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EPA chief: Coal communities in danger of being left behind, with or without clean power regulations

Environmental Protection Agency chief Gina McCarthy said coal-dependent communities are “at risk of being ‘left behind’ as the country moves away from coal power,” Timothy Cama reports for The Hill.

McCarthy, who was participating in a discussion on Friday with science educator Bill Nye, also said that the move away from coal, which she said would happen even without President Obama’s clean power regulations, “is causing a net increase in jobs.”

She told Nye, “On the whole, what’s happened is jobs continue to grow. What happens, though, is some communities may get left behind.”

Environmental Protection Agency chief Gina McCarthy (Photo from Rural Blog)

Environmental Protection Agency chief Gina McCarthy (Photo from Rural Blog)

Nye asked McCarthy (Getty Images photo) about the decline of coal in West Virginia and Kentucky, where presidential candidates have been stumping in advance of Tuesday’s primary in the Mountain State and the May 17 primary in the Bluegrass State, Cama writes. McCarthy said “recognizing the harm to coal communities does not mean that the country should abandon efforts to cut greenhouse gas emissions or other harmful effects from coal.”

She told Nye, “You don’t change the entire dynamics of the economics for those communities or deny they exist. You invest in those communities so they continue to have opportunities moving forward.”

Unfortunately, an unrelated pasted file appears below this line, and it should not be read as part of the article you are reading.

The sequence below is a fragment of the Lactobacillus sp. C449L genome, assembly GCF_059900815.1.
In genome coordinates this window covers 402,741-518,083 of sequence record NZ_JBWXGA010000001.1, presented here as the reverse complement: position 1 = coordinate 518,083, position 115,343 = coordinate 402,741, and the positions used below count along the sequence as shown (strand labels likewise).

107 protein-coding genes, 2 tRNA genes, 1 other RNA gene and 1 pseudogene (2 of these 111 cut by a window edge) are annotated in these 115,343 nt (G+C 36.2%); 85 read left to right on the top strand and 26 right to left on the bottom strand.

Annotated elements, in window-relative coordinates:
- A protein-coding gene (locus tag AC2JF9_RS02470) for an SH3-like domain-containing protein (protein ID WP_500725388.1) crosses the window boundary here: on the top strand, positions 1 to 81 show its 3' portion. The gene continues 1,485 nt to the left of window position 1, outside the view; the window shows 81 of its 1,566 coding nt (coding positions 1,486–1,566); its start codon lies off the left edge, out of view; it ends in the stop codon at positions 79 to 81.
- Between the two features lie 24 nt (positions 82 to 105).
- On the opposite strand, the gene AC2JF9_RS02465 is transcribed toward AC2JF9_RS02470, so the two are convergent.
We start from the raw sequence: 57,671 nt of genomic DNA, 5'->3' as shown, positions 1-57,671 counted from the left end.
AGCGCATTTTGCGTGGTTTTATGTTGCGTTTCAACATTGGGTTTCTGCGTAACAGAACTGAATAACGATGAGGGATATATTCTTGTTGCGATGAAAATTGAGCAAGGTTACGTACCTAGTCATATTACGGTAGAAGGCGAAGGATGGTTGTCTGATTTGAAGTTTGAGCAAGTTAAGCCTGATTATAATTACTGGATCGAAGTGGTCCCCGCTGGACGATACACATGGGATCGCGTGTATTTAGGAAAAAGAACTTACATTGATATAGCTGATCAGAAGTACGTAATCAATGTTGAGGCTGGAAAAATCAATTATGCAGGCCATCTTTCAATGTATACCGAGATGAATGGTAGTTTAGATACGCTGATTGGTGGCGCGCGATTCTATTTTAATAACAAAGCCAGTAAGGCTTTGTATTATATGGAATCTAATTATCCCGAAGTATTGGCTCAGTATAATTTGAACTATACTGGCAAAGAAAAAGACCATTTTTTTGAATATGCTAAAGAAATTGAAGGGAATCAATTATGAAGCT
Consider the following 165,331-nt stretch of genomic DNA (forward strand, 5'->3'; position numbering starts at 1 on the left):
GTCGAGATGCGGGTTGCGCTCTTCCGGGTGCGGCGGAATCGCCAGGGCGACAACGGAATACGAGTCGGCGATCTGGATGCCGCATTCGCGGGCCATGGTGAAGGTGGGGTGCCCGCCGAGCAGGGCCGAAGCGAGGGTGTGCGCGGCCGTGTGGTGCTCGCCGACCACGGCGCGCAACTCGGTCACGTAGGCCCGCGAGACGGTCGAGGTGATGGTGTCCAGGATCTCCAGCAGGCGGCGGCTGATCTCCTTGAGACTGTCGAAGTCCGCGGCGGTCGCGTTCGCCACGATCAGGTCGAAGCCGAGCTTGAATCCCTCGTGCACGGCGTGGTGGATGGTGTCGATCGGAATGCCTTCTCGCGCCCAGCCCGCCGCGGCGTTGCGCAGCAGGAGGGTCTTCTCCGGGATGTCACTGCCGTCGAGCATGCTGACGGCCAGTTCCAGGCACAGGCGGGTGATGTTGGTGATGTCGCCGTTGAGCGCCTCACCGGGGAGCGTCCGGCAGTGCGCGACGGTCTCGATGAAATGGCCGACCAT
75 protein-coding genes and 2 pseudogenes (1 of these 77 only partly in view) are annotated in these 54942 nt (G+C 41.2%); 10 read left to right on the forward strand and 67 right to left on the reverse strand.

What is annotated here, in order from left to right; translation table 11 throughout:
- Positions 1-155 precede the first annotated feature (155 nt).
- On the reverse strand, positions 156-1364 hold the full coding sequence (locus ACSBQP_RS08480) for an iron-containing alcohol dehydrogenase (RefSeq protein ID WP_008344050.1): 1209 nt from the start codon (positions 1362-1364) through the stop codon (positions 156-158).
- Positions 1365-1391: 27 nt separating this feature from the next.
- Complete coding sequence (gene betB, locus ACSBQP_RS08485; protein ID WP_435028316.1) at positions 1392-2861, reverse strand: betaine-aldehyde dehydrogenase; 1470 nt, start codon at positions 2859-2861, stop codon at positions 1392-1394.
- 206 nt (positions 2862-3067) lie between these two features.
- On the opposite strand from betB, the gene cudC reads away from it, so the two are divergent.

McCarthy said Obama’s administration will “invest in coal country and help communities adjust to new economic development and educational opportunities, among other measures,” Cama writes.

“Lawmakers from both parties, along with the White House, have backed a similar proposal they call the Reclaim Act, which would use abandoned mine fees for coal country transitions. The Supreme Court put the administration’s main rule threatening the coal industry, the Clean Power Plan, on hold in February. Obama pledged last year that the U.S. would cut its greenhouse gas emissions 26 percent to 28 percent by 2025, when compared with 2005 levels.”

McCarthy told Nye, “We have already taken considerable steps. We have planned ahead. And for crying out loud, what we have is a pause in the Clean Power Plan. If anybody knows anything about EPA in writing rules, we rock at it, we do them legally, we do them on the basis of sound science. And while there is a pause, there’s no pause in the action in the United States towards renewable energy and energy efficiency. We are going in exactly the direction our rule demanded, and we’re doing it because the markets demand it. We could not be in better shape than we are today.”

From Rural Blog

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